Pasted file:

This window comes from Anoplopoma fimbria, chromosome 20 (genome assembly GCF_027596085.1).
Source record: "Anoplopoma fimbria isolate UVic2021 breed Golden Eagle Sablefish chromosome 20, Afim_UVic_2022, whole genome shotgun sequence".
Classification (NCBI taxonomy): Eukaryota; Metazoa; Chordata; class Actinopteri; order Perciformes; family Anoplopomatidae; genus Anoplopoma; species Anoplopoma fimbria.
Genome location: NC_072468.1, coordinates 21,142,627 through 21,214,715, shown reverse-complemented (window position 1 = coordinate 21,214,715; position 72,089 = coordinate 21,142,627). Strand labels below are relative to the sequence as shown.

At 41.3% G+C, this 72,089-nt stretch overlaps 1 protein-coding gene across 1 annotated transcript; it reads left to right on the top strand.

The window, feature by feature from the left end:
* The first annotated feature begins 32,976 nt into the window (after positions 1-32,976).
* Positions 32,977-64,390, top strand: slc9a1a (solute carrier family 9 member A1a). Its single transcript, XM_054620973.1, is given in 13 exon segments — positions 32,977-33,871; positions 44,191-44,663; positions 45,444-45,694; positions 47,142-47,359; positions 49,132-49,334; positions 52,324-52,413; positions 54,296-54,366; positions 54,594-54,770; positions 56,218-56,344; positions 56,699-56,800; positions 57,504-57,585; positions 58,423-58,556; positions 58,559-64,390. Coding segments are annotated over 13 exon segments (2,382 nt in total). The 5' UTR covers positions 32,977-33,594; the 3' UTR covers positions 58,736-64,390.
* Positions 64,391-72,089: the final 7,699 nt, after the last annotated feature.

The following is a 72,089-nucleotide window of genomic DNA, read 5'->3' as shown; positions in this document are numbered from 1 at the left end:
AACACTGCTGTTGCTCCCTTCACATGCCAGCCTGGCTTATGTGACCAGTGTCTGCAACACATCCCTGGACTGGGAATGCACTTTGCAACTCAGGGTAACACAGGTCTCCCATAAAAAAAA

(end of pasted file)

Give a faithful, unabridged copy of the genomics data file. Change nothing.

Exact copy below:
This window comes from Anoplopoma fimbria, chromosome 20 (genome assembly GCF_027596085.1).
Source record: "Anoplopoma fimbria isolate UVic2021 breed Golden Eagle Sablefish chromosome 20, Afim_UVic_2022, whole genome shotgun sequence".
Classification (NCBI taxonomy): Eukaryota; Metazoa; Chordata; class Actinopteri; order Perciformes; family Anoplopomatidae; genus Anoplopoma; species Anoplopoma fimbria.
Genome location: NC_072468.1, coordinates 21,142,627 through 21,214,715, shown reverse-complemented (window position 1 = coordinate 21,214,715; position 72,089 = coordinate 21,142,627). Strand labels below are relative to the sequence as shown.

At 41.3% G+C, this 72,089-nt stretch overlaps 1 protein-coding gene across 1 annotated transcript; it reads left to right on the top strand.

The window, feature by feature from the left end:
* The first annotated feature begins 32,976 nt into the window (after positions 1-32,976).
* Positions 32,977-64,390, top strand: slc9a1a (solute carrier family 9 member A1a). Its single transcript, XM_054620973.1, is given in 13 exon segments — positions 32,977-33,871; positions 44,191-44,663; positions 45,444-45,694; positions 47,142-47,359; positions 49,132-49,334; positions 52,324-52,413; positions 54,296-54,366; positions 54,594-54,770; positions 56,218-56,344; positions 56,699-56,800; positions 57,504-57,585; positions 58,423-58,556; positions 58,559-64,390. Coding segments are annotated over 13 exon segments (2,382 nt in total). The 5' UTR covers positions 32,977-33,594; the 3' UTR covers positions 58,736-64,390.
* Positions 64,391-72,089: the final 7,699 nt, after the last annotated feature.

The following is a 72,089-nucleotide window of genomic DNA, read 5'->3' as shown; positions in this document are numbered from 1 at the left end:
AACACTGCTGTTGCTCCCTTCACATGCCAGCCTGGCTTATGTGACCAGTGTCTGCAACACATCCCTGGACTGGGAATGCACTTTGCAACTCAGGGTAACACAGGTCTCCCATAAAAAAAA